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INVISIBLE CITY “Now i shall tell you the city that smells so good... Your nose shall be your eyes to find this... Invisible City.”

By Alan Lau Te Hong

Once per year in the metropolitan area of Melbourne, the Invisible City created by smell emerges and fills the suburbs. To produce these smells, people built a continuous belt of native flowers that would be harvested between the urbanised areas and green wedges. The selection of native flowers was specially chosen to enhance its individual identity to each of the local government suburbs.



Goodenia Banksia

Billardiera Kangaroo Paw

Acacia Calytrix

Scaevola Orchid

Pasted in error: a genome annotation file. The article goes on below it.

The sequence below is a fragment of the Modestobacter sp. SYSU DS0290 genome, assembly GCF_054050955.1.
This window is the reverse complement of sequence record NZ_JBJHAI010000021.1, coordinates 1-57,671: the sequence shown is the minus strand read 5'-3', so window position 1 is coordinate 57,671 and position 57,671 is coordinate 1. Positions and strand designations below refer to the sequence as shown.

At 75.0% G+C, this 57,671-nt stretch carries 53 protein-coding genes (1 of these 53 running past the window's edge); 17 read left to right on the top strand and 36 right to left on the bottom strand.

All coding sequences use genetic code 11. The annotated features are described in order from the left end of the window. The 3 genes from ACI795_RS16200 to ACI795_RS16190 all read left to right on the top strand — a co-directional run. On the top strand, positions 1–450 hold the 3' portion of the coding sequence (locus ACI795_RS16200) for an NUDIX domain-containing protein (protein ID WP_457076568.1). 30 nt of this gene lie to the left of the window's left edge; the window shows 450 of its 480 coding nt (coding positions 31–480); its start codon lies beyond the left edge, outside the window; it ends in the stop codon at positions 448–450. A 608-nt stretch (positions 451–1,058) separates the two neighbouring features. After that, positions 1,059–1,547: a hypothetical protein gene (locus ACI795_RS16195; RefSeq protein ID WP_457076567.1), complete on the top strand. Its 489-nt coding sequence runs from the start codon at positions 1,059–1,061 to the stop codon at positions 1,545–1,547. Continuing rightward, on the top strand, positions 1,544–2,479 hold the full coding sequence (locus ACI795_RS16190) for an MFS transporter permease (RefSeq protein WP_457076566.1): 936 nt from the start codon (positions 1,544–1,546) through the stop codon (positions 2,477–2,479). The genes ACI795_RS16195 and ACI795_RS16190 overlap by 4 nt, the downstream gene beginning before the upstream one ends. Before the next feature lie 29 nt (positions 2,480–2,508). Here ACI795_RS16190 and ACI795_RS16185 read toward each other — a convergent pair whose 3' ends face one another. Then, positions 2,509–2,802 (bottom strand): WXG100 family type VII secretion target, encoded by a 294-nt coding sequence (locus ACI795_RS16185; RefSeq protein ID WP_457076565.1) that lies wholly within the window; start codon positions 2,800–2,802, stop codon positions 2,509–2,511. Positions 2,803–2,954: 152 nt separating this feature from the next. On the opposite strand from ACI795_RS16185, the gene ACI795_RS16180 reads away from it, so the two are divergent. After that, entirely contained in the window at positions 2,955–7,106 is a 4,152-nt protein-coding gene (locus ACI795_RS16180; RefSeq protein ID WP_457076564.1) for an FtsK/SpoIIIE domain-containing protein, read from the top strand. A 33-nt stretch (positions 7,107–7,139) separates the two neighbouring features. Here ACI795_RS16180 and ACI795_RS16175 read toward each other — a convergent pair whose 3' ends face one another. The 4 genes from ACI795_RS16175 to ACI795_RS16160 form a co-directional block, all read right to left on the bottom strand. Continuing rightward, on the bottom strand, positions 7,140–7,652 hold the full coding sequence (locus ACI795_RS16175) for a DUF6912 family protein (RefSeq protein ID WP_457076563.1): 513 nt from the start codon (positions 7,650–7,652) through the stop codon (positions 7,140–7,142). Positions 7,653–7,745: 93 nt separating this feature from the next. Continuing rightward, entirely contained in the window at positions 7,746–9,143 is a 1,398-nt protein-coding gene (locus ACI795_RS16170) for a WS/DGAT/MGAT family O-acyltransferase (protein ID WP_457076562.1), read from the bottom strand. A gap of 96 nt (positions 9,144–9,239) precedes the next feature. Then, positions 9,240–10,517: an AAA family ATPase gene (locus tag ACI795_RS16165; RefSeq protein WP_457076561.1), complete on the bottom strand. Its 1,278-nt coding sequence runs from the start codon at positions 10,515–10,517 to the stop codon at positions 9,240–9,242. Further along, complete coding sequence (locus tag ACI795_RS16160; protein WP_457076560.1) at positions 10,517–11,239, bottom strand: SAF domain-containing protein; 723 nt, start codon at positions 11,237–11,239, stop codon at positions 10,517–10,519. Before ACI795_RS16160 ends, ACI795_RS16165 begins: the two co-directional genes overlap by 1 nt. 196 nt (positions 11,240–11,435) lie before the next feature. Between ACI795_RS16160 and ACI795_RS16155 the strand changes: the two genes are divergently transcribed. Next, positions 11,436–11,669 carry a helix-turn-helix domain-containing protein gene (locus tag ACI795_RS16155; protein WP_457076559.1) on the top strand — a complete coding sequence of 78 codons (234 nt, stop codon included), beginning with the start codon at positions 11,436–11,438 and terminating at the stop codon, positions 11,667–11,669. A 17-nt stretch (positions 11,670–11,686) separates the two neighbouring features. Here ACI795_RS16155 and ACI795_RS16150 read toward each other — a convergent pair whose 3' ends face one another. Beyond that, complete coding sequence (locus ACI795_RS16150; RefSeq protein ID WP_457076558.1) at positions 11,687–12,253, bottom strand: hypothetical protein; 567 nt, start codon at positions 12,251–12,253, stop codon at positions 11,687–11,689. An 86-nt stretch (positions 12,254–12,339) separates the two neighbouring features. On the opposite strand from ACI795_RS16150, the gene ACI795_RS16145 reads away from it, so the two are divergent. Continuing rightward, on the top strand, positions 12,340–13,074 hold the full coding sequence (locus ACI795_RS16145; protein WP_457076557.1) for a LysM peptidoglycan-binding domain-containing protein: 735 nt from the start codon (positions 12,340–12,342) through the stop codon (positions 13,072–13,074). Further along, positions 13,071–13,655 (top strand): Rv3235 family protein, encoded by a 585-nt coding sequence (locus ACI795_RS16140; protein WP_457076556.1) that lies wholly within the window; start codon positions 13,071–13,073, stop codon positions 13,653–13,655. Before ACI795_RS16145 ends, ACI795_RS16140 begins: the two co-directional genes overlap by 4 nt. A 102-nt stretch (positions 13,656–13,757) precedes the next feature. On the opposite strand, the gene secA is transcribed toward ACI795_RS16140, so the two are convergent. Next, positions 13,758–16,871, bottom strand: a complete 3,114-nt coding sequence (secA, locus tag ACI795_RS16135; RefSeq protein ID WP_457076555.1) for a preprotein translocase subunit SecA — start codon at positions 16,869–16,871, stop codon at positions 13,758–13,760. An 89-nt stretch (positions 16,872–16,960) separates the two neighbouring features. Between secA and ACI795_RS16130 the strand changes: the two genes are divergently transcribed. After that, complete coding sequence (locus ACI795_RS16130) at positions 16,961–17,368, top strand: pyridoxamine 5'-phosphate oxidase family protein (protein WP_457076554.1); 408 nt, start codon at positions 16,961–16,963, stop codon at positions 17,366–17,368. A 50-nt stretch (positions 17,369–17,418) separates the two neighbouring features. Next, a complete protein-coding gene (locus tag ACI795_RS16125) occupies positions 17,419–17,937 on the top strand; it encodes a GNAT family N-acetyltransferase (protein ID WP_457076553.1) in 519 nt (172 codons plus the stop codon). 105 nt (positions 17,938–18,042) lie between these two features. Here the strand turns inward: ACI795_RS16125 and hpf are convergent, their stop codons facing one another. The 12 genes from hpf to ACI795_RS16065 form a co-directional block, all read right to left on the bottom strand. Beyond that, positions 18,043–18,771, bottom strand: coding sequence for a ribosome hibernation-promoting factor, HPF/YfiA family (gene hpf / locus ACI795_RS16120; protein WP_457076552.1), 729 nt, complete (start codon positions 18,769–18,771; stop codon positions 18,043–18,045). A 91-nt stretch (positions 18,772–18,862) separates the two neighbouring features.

Alyogyne Port Phillip Bay



Urban Built-Up Areas

Green Wedges

Invisible City Masterplan

Flowers bloom at different months and it would take a year for the farmers to complete the harvesting cycle along the entire belt.













Flower Bloom Timetable


Eremorphila Hume, Brinkam 353km long X 62m wide 106,000 Backyards 388L Essential oil Hume



Melton 524km long X 25m wide 39,000 Backyards 143L Essential oil

Acacia Wyndham 384km long X 45m wide 52,000 Backyards 190L Essential oil



Grevillea Whittlesea 602km long X 29m wide 51,600 Backyards 189L Essential oil

Goodenia Whittlesea

Nillumbik 211km long X 32m wide 20,000 Backyards 73L Essential oil Nillumbik



Yarra Ranges


Manningham 107km long X 88m wide 28,000 Backyards 103L Essential oil